Fascinated with Flow

I've been fascinated with flow for as long as I can remember. Where do people walk, where do they stop, why do they stop, what do they do when they stop. It's not just a retail thing, though it's no coincidence that it's uniquely more of an urban thing than not. After all, both are about options and choice and the millions of calculations people make as they take in data, assess their options and move on. Since opening the market, moving it into 4 warehouses in Williamsburg across various spaces with their own unique space plans and configurations and opening a pop-up shop twice at Chelsea Market, I find myself thinking about it a lot more with a lot more deliberation. How much can flow can be engineered and controlled for? More to the point, how much do I want that?

I know that big box retailers are masters of flow and traffic control. Grocery stores have it down to a science (milk in the back, produce in the front). Mall developers are fiends for statistics that allow them to vary what they charge per square foot cost based on placement within a mall. But I've yet to find a market - in the purest sense and the purist's sense - where flow is controlled for and engineered. Because what makes a market demonstrate the characteristics of a market is that ying and yang that is control and chaos, the thing that allows for serendipity and chance even when there's a feeling of some outright order or logic to it.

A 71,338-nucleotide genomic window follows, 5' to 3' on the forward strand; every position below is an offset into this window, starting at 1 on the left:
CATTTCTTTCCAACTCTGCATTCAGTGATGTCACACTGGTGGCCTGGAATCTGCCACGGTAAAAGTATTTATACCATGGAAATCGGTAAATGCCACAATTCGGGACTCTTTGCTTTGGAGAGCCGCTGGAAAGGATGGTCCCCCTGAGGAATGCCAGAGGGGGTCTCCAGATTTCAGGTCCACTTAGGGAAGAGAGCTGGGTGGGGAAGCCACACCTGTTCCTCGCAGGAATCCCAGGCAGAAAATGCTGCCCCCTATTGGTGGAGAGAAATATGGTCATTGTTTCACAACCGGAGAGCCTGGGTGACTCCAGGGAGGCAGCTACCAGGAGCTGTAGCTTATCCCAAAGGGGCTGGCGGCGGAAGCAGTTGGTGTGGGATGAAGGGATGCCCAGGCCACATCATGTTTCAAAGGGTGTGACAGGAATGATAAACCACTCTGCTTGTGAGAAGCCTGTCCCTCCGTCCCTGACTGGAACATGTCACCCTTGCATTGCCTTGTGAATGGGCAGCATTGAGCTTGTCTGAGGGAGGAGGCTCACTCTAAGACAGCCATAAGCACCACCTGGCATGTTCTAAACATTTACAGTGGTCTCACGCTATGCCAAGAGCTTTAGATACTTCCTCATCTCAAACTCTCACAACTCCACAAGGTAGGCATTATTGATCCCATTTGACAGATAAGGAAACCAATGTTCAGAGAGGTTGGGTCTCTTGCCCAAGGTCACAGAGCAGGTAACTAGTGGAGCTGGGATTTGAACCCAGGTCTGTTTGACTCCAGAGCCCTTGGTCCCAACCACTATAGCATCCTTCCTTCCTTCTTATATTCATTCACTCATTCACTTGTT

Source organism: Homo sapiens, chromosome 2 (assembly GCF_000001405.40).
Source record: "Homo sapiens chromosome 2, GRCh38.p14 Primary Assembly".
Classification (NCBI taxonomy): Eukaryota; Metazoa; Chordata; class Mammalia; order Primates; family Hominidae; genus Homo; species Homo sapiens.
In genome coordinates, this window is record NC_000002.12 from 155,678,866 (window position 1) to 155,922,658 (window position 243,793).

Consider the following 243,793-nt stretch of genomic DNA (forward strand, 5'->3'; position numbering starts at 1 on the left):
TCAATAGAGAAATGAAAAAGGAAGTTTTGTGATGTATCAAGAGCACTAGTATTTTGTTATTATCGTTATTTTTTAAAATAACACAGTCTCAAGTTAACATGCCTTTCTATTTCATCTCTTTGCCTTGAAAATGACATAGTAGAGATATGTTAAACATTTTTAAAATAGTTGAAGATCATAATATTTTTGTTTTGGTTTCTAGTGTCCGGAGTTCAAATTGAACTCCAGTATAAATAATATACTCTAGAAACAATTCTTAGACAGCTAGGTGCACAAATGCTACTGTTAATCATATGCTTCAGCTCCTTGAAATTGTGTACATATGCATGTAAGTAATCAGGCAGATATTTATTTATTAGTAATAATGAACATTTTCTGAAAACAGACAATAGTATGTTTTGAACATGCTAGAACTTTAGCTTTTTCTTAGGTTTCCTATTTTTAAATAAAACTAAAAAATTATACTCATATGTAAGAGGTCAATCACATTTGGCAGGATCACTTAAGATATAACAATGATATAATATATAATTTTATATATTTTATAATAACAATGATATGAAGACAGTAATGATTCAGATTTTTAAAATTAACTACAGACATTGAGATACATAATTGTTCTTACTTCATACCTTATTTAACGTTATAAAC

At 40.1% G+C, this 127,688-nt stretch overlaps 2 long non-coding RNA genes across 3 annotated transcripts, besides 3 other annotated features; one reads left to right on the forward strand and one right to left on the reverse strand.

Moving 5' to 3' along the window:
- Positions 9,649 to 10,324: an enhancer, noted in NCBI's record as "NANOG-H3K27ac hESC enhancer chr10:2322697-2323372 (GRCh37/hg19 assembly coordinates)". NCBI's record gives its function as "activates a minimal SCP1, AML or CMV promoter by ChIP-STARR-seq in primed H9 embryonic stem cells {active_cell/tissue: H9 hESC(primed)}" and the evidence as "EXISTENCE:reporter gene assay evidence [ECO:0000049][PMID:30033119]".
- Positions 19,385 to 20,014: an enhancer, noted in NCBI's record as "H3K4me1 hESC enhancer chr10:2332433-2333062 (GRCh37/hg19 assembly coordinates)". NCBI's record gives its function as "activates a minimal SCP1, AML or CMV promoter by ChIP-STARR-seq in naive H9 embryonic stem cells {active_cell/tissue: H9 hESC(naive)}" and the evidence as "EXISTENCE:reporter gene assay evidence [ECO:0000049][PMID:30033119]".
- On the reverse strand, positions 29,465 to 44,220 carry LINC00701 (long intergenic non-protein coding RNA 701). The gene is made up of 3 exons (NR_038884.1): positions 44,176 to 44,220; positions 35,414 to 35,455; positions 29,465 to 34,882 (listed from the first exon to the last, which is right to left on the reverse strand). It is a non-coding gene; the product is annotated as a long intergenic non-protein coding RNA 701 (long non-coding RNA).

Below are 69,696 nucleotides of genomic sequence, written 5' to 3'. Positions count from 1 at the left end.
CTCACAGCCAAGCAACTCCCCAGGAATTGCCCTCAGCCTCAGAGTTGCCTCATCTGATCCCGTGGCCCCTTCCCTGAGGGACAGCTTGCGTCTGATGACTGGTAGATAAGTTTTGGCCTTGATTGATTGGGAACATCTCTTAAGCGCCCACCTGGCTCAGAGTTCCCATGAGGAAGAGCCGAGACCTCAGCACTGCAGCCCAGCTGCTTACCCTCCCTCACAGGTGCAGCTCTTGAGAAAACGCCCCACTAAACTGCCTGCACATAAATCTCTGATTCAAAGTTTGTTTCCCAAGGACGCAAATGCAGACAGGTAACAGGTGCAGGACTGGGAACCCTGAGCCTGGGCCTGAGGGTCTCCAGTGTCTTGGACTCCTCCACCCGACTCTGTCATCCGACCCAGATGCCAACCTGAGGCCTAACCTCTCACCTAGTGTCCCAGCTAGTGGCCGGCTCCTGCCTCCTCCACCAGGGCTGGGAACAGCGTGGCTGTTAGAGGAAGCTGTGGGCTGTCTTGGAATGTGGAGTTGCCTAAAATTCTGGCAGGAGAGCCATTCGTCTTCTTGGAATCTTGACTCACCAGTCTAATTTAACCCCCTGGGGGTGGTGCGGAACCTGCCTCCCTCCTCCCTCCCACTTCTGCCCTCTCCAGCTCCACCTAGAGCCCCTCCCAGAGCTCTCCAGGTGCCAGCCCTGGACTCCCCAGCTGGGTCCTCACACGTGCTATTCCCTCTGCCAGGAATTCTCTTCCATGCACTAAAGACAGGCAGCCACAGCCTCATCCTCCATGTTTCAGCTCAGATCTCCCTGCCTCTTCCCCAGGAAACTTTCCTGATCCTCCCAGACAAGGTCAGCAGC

I've spent a lot of time at varying hours of the day (and night) walking through Chelsea Market over the past several months. It is a different market from what I recall it when it first opened in the mid 1990s. Then again, what in New York isn't. But Chelsea Market has that unique set of attributes that I would imagine make enterprising real estate "market" developers start a sentence with "I want to make it _____'s [insert city of choice in country of choice] Chelsea Market." History. Authenticity. Timing. Relevance. It's almost impossible to export and transplant something that ethereal and elusive.

Markets work when they are organic, evolutionary and have a sense of history and connection but also a sense of whimsicality, a sense of discovery. You can't manufacture that. You can't stage it. See for yourself.